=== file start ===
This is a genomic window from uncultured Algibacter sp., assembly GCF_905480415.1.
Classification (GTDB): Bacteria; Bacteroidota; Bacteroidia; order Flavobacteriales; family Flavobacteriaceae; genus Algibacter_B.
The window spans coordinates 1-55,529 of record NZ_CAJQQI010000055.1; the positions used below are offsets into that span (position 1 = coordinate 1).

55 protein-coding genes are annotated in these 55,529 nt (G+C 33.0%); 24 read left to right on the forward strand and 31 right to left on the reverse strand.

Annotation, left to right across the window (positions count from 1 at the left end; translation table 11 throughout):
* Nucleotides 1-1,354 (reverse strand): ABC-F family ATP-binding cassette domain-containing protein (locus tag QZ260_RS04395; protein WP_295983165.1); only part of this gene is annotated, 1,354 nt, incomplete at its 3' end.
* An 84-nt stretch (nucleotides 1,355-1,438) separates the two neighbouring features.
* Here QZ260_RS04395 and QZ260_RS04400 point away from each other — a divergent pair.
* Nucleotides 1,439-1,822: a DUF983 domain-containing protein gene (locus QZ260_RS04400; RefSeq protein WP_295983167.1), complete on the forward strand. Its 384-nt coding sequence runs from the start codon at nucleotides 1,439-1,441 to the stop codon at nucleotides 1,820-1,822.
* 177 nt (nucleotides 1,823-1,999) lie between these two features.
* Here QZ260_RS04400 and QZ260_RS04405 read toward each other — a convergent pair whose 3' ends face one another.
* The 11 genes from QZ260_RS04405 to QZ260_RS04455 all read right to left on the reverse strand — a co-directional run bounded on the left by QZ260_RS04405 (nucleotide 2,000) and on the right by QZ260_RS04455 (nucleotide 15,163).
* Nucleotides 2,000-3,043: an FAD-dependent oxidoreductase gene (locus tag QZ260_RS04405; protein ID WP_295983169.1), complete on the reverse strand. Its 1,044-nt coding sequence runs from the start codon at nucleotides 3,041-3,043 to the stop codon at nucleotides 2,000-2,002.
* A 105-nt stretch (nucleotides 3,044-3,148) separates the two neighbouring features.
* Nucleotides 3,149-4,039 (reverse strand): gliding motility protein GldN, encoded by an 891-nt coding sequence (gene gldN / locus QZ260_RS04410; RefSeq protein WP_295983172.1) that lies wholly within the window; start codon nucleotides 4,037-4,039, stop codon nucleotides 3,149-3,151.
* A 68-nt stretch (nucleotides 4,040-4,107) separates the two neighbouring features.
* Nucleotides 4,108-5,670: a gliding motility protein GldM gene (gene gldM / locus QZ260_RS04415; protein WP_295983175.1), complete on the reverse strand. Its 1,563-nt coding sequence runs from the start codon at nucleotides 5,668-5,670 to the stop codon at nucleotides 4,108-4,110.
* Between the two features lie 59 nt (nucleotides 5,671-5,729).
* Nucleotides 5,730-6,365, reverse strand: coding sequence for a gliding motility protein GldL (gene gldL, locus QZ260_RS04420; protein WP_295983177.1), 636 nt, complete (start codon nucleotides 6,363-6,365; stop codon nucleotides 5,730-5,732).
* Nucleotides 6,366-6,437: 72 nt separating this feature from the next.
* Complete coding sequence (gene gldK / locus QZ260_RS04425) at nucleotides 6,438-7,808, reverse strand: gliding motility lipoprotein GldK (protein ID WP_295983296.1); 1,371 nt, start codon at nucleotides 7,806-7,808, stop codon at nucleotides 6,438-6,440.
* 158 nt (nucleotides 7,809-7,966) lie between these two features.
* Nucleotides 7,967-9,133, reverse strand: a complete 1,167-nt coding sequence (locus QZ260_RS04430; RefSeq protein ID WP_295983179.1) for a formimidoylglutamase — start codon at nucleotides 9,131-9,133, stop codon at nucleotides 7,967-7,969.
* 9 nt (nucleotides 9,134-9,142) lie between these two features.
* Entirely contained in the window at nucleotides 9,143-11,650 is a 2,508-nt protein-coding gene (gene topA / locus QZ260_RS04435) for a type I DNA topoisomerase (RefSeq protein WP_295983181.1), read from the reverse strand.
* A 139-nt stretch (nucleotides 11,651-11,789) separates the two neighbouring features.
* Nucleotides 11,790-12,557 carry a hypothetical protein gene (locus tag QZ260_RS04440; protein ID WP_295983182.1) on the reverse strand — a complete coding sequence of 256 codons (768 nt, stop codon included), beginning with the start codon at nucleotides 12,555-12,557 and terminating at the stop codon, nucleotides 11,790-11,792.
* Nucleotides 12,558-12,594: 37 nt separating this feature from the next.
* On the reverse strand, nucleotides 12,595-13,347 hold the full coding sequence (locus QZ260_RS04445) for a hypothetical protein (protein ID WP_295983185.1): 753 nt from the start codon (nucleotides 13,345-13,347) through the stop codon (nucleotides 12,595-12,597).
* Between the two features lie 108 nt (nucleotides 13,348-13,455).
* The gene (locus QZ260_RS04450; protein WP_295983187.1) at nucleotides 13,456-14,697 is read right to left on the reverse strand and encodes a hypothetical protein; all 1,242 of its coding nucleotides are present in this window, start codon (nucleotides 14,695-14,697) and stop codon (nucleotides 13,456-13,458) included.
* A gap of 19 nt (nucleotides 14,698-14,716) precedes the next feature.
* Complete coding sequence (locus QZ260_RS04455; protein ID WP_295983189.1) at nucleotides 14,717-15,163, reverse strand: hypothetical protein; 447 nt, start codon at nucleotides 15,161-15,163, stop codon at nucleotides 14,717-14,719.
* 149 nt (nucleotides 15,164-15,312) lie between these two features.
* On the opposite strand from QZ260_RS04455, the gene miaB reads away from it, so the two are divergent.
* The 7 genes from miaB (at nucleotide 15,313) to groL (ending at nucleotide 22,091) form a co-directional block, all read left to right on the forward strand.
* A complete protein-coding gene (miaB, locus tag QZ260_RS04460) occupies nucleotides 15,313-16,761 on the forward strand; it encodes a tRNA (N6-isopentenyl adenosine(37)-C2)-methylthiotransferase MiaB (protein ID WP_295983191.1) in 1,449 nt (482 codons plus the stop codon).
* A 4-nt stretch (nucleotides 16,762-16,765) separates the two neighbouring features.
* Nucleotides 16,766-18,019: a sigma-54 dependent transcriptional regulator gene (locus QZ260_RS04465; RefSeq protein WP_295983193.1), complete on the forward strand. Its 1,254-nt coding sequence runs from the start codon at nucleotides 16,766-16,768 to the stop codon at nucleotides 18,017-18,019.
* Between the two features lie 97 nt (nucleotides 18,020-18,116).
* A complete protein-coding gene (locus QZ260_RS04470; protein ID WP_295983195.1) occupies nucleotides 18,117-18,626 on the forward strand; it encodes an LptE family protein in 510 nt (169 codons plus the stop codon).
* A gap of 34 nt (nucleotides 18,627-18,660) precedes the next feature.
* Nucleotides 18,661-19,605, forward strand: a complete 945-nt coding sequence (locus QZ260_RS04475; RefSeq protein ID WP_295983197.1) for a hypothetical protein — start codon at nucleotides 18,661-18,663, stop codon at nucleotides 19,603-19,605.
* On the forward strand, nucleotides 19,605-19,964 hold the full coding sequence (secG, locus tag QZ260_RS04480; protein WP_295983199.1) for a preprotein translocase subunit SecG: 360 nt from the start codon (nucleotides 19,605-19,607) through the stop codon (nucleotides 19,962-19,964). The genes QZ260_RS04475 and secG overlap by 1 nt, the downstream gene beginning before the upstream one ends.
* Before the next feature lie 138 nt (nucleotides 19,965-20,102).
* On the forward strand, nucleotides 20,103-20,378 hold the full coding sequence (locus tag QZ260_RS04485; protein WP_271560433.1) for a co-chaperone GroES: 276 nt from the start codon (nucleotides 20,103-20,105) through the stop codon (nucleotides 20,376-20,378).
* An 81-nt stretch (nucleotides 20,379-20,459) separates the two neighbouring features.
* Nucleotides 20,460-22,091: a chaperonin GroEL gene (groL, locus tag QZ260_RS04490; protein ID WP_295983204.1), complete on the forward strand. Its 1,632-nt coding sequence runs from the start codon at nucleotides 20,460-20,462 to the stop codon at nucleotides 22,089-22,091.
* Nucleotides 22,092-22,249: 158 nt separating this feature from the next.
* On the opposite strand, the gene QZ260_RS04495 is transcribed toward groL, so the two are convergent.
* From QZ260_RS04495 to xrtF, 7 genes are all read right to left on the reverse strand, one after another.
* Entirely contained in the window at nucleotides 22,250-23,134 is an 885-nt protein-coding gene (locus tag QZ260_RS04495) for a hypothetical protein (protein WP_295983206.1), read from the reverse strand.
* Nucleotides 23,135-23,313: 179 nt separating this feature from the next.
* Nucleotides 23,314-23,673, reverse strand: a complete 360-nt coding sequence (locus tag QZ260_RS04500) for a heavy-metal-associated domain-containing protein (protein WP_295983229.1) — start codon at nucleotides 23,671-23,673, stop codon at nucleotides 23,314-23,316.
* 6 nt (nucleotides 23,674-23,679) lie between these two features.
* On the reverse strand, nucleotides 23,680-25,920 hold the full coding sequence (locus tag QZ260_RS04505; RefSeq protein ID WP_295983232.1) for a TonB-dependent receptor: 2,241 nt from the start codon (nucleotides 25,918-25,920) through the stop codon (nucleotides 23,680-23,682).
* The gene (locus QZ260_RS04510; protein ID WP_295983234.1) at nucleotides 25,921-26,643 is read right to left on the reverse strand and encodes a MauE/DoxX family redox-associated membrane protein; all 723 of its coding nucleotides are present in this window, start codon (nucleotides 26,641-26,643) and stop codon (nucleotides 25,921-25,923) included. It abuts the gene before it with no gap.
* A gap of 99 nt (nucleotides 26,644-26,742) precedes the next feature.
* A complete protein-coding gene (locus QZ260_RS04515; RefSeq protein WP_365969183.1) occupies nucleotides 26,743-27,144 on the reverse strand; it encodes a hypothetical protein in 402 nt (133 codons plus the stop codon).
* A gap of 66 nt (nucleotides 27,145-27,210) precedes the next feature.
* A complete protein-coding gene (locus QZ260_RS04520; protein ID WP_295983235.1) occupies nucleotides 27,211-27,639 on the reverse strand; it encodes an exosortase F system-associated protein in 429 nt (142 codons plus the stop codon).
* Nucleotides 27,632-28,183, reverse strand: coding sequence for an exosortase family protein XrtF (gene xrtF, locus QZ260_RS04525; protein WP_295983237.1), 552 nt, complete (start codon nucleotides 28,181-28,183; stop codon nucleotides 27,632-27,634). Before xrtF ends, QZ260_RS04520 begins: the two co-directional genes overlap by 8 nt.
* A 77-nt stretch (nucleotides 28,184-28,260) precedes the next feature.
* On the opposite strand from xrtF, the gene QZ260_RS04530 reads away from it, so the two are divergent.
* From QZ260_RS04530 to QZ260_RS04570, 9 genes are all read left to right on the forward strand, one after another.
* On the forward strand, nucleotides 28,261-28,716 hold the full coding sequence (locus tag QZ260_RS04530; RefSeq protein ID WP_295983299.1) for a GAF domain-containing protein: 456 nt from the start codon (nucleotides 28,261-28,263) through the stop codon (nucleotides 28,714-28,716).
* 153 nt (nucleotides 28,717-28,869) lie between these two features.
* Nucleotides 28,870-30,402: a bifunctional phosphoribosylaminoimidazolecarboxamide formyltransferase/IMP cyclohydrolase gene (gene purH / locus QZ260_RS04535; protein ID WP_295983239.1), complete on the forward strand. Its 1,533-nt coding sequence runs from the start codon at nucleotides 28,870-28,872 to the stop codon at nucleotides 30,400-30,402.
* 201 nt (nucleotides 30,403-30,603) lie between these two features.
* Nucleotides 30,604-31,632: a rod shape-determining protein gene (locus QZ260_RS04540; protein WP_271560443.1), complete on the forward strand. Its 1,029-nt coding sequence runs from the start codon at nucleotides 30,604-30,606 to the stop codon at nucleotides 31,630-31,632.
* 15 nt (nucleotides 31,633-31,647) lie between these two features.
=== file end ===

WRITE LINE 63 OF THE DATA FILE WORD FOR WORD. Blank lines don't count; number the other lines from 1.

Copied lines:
* A 77-nt stretch (nucleotides 28,184-28,260) precedes the next feature.